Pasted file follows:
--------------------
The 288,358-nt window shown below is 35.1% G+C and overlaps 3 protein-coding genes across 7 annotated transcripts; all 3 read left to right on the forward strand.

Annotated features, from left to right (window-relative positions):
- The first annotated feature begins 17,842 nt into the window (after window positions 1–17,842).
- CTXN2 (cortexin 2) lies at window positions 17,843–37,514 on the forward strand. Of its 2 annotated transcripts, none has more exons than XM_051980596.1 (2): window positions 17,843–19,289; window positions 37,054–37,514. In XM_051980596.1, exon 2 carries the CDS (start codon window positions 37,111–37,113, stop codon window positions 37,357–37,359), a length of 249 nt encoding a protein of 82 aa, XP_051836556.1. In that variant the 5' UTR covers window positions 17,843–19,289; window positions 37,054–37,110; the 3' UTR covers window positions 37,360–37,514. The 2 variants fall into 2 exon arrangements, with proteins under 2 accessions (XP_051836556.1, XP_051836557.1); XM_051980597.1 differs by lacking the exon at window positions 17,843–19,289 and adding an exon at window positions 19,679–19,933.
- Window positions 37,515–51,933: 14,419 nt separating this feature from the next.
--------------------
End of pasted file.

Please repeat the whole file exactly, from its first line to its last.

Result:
The 288,358-nt window shown below is 35.1% G+C and overlaps 3 protein-coding genes across 7 annotated transcripts; all 3 read left to right on the forward strand.

Annotated features, from left to right (window-relative positions):
- The first annotated feature begins 17,842 nt into the window (after window positions 1–17,842).
- CTXN2 (cortexin 2) lies at window positions 17,843–37,514 on the forward strand. Of its 2 annotated transcripts, none has more exons than XM_051980596.1 (2): window positions 17,843–19,289; window positions 37,054–37,514. In XM_051980596.1, exon 2 carries the CDS (start codon window positions 37,111–37,113, stop codon window positions 37,357–37,359), a length of 249 nt encoding a protein of 82 aa, XP_051836556.1. In that variant the 5' UTR covers window positions 17,843–19,289; window positions 37,054–37,110; the 3' UTR covers window positions 37,360–37,514. The 2 variants fall into 2 exon arrangements, with proteins under 2 accessions (XP_051836556.1, XP_051836557.1); XM_051980597.1 differs by lacking the exon at window positions 17,843–19,289 and adding an exon at window positions 19,679–19,933.
- Window positions 37,515–51,933: 14,419 nt separating this feature from the next.